• MDF: wraped around CD, re-arranges subchannel and CD data

  • TEXT: All detected text blocks are transformed using dynamic dictionary preprocessing (based on XWRT). If transformed block is larger from original then transform is skipped.

  • LZSS: (Haruhiko Okumura's LZSS): Decompresses Microsoft compress.exe archives.

  • TTA: audio filter

  • MRB: 8 bit images with RLE compression


Hash tables are designed to minimize cache misses, which consume most of the CPU time.

Most of the memory is used by the nonstationary context models. Contexts are represented by 32 bits, possibly a hash. These are mapped to a bit history, represented by 1 byte. The hash table is organized into 64-byte buckets on cache line boundaries. Each bucket contains 7 x 7 bit histories, 7 16-bit checksums, and a 2 element LRU queue packed into one byte. Each 7 byte element represents 7 histories for a context ending on a 3-bit boundary plus 0-2 more bits. One element (for bits 0-1, which have 4 unused bytes) also contains a run model consisting of the last byte seen and a count (as 1 byte each).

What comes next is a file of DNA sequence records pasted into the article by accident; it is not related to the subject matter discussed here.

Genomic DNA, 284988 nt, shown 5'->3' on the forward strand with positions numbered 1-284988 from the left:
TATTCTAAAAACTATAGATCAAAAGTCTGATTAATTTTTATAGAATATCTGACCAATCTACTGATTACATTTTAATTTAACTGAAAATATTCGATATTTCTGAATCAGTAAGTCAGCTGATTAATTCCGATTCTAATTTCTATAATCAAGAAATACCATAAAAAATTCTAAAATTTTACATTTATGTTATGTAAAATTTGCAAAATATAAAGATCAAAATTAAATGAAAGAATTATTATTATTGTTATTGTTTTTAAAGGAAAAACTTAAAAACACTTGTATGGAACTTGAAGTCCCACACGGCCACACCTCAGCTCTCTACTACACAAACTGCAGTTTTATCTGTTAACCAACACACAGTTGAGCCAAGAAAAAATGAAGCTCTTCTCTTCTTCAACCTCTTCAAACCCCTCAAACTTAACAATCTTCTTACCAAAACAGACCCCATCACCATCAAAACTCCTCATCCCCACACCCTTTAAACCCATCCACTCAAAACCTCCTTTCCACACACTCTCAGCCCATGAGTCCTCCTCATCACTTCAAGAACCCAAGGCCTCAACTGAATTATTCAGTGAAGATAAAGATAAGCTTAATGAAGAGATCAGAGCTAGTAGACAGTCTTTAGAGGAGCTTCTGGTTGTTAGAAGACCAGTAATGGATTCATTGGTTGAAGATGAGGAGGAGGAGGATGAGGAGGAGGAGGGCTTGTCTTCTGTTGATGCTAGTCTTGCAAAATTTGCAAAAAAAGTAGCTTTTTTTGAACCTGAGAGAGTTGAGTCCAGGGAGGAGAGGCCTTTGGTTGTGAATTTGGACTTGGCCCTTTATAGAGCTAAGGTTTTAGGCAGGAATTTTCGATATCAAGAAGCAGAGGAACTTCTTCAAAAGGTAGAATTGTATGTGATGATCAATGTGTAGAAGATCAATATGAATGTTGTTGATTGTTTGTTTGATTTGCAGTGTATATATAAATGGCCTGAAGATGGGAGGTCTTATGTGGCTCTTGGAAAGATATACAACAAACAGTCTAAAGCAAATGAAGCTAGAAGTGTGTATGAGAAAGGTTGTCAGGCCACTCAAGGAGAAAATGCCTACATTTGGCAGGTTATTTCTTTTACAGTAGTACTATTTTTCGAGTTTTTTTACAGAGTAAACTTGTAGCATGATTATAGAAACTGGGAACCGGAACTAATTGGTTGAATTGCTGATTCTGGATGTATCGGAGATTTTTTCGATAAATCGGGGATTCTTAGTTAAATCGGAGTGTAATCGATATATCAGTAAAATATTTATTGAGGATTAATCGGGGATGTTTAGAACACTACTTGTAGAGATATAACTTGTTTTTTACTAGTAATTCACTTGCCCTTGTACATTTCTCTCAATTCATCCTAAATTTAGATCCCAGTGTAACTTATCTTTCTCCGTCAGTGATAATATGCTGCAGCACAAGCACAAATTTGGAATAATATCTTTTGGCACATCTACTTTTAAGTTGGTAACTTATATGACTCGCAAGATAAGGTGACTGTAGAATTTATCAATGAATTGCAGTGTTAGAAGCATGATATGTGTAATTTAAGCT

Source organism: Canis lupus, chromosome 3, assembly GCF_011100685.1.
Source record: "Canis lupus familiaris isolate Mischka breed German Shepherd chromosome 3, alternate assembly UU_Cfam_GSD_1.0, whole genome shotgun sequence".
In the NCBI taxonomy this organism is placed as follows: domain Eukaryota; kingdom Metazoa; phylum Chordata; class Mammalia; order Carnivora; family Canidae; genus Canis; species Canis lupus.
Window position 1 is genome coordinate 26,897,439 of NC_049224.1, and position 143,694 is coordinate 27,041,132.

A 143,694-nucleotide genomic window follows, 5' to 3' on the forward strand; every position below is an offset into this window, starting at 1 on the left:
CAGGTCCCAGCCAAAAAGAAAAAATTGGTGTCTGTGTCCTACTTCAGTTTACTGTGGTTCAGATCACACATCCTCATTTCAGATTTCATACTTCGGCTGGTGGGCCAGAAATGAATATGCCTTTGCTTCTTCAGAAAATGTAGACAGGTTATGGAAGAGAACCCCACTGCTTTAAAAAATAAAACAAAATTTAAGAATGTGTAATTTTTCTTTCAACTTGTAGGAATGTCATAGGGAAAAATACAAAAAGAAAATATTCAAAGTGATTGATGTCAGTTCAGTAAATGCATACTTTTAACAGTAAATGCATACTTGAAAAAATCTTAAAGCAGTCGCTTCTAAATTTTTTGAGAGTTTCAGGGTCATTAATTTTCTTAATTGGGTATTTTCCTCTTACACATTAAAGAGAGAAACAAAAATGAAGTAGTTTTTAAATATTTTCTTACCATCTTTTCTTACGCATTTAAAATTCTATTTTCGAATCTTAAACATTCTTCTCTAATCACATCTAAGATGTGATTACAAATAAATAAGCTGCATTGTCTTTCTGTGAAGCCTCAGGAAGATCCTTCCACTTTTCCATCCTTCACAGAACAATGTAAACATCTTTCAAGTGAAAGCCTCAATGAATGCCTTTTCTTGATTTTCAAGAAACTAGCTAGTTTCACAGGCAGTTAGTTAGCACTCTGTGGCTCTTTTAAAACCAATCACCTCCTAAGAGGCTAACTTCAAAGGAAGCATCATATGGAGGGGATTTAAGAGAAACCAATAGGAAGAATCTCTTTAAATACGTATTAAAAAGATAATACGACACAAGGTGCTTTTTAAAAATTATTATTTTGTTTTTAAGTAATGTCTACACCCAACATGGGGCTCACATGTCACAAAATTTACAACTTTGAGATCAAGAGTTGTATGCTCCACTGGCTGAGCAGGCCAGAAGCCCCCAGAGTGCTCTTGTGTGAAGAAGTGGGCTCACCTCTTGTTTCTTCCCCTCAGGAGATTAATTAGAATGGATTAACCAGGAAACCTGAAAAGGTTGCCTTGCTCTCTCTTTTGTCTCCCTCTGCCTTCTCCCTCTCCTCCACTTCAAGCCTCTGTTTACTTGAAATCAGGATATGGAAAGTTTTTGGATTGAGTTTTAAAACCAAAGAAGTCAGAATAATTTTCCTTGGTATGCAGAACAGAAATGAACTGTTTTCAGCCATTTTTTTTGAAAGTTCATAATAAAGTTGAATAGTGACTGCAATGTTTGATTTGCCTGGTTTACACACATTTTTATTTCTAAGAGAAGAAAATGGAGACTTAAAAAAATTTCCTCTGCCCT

Run models use 4 byte hash elements consisting of a 2 byte checksum, a repeat count (0-255) and the byte value. The count also serves as a priority.

Stationary models are most appropriate for small contexts, so the context is used as a direct table lookup without hashing.

The match model maintains a pointer to the last match until a mismatching bit is found. At the start of the next byte, the hash table is referenced to find another match. The hash table of pointers is updated after each whole byte. There is no checksum. Collisions are detected by comparing the current and matched context in a rotating buffer.

The inner loops of the neural network prediction (1) and training (2) algorithms are implemented in MMX assembler, which computes 4 elements at a time. Using assembler is 8 times faster than C++ for this code and 1/3 faster overall. (However I found that SSE2 code on an AMD-64, which computes 8 elements at a time, is not any faster).